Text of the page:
The Year We Became Us by Gary Engler depicts Canada's rocky road to medicare
During the summer of 1962, a series of editorial headlines in the Moose Jaw Times Herald suggested that Saskatchewan had fallen under Stalinist tyranny. “Ugly image of dictators” screamed one. “The rankest kind of persecution” said another. One of the most scathing read: “The day that freedom died in Saskatchewan”.
“The people of Saskatchewan are now awakening,” that particular editorial began, “and finding that their province has been slowly and in recent months much more rapidly transformed from a free democracy into a totalitarian state ruled by men drunk with power.”
So what caused the editors of the Thomson Corporation–owned Times Herald to go into conniptions? The Co-operative Commonwealth Federation government had just introduced medicare, which provoked a bitter doctors strike. The newspaper was in an uproar over a public-insurance plan ensuring that the provincial government—and not individual residents—would pay physicians’ bills.
East Vancouver journalist Gary Engler dug up these editorials while researching his new novel, The Year We Became Us (RED/Fernwood), published to coincide with the 50th anniversary of the Saskatchewan physicians strike. During an interview in a Kitsilano coffee shop, Engler tells the Georgia Straight that this labour dispute was one of the most important events in Canadian history yet hardly anyone knows about it.
“What do people say when they’re polled about what makes Canada better or different than the United States?” he asks. “The number one thing they say is ‘medicare’. It’s an overwhelming response. And yet if the doctors strike in Saskatchewan had gone the other way, we might not have medicare in Canada. Strangely, we don’t want to talk about it. And there’s some good reasons why we don’t want to talk about it. There are people who don’t want to be reminded that they were on the wrong side of history.”
The Year We Became Us is mostly set in Engler’s hometown of Moose Jaw in 1962. It looks at the labour dispute through the eyes of a left-wing 12-year-old son of a union activist and a reactionary 13-year-old daughter of a surgeon. After they disrupt their Grade 8 class with a political argument, they are each assigned to write to U.S. president John F. Kennedy. In a series of letters, they spill out their thoughts on the strike, the Cuban Missile Crisis, and their political views.
The boy, Roy Schmidt, is the best baseball pitcher in the province. He grows up to become a Langara College instructor after giving up on a promising screenwriting career. The girl, Katherine Anderson, becomes a high-profile, right-wing radio talk-show host in the United States. As kids, they shared a first kiss. And 38 years later, they rekindle an awkward romance after meeting in the JFK Library in Boston in the wake of the disputed 2000 presidential race between George W. Bush and Al Gore.
Engler says that it was fun creating the character of Katherine, an unabashed right-winger with a deep admiration for novelist Ayn Rand. He recalls meeting objectivists (followers of Rand’s philosophy) at Carleton University in the early 1970s and never dreamed that they would one day end up controlling the world’s most powerful government.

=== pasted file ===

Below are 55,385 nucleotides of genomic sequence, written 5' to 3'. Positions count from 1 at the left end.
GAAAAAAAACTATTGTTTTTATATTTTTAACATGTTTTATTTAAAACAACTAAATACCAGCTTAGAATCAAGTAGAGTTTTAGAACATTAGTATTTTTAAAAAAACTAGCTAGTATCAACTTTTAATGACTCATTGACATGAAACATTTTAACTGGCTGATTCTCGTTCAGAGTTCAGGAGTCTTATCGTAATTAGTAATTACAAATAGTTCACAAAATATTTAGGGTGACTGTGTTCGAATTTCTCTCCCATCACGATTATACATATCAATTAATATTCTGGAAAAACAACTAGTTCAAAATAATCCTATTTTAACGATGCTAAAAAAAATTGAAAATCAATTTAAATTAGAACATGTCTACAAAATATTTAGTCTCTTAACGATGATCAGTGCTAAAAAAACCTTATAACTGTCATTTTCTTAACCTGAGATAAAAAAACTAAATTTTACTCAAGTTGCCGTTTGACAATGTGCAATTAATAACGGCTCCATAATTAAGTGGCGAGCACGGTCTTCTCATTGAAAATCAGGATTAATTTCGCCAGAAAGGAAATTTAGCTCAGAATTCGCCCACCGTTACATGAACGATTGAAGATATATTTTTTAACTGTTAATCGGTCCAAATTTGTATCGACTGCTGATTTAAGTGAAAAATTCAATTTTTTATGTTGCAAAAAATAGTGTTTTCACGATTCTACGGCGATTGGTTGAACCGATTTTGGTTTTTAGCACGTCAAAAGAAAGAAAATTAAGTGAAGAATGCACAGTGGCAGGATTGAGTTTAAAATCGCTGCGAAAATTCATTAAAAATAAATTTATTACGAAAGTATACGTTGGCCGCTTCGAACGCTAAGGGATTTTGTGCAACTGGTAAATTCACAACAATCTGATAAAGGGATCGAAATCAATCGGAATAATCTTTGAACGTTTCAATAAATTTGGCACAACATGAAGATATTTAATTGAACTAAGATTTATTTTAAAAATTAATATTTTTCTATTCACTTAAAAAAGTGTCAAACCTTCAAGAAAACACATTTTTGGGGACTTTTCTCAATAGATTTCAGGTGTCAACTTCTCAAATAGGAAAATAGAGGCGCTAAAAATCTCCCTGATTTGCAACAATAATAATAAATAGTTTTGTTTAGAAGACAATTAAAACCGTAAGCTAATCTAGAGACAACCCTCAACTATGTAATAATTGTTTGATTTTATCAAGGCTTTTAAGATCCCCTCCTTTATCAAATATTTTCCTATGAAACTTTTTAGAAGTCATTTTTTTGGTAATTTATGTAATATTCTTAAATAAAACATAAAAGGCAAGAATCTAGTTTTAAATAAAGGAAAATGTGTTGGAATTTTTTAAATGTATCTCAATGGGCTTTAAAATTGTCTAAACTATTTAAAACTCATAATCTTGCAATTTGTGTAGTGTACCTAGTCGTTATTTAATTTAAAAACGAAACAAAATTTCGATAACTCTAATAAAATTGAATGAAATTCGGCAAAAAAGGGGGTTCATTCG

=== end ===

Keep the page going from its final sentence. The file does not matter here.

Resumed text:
Engler, father of left-wing nonfiction author Yves Engler, maintains that 1962 was the year “we became us” in Canada, thanks to the creation of medicare. He also says that this was when U.S. conservative senator Barry Goldwater began organizing heavily, offering a hint of what was to transpire in American politics. According to Engler, 1962 was also when people concluded that nuclear war wasn’t an option, even though at one point, Katherine confesses in a letter to Kennedy that her father “doesn’t believe saving millions of lives by avoiding war is doing right”.
When asked if Katherine was modelled on American right-wing author Ann Coulter, Engler laughs and says she was actually inspired by “a few people I’ve run into in newsrooms over the years as senior managers”. He refuses to divulge any names.
“I’m not saying they were in the Vancouver Sun newsroom,” he adds with a mischievous smile.
He says that Roy is a combination of himself and his older brother Jerome, who was an outstanding baseball pitcher. It’s not the only part of the book borrowed from his childhood. Roy’s father and Engler’s father both worked for Robin Hood, and both were exasperated by the U.S. government’s not allowing the company’s flour to be sold in China.
The book demonstrates how the doctors strike polarized the province and attracted outside meddling from the American Medical Association, which opposed socialized medicine. Engler says that people have forgotten that Kennedy made references in the 1960 presidential campaign to creating medicare in the United States, which generated intense hostility from the U.S. medical industry.
“They very much viewed Saskatchewan as a test case,” he states.
Engler believes that if the doctors had forced the government to back down, and there had been no medicare in Saskatchewan in the early 1960s, it probably never would have spread to the rest of Canada.
“It was a difficult task to achieve medicare,” he says. “It wasn’t simply a question of passing legislation. It required, essentially, the efforts of tens of thousands of people in a province of a million people…to resist the will of some very powerful forces in society.”
Follow Charlie Smith on Twitter at twitter.com/csmithstraight.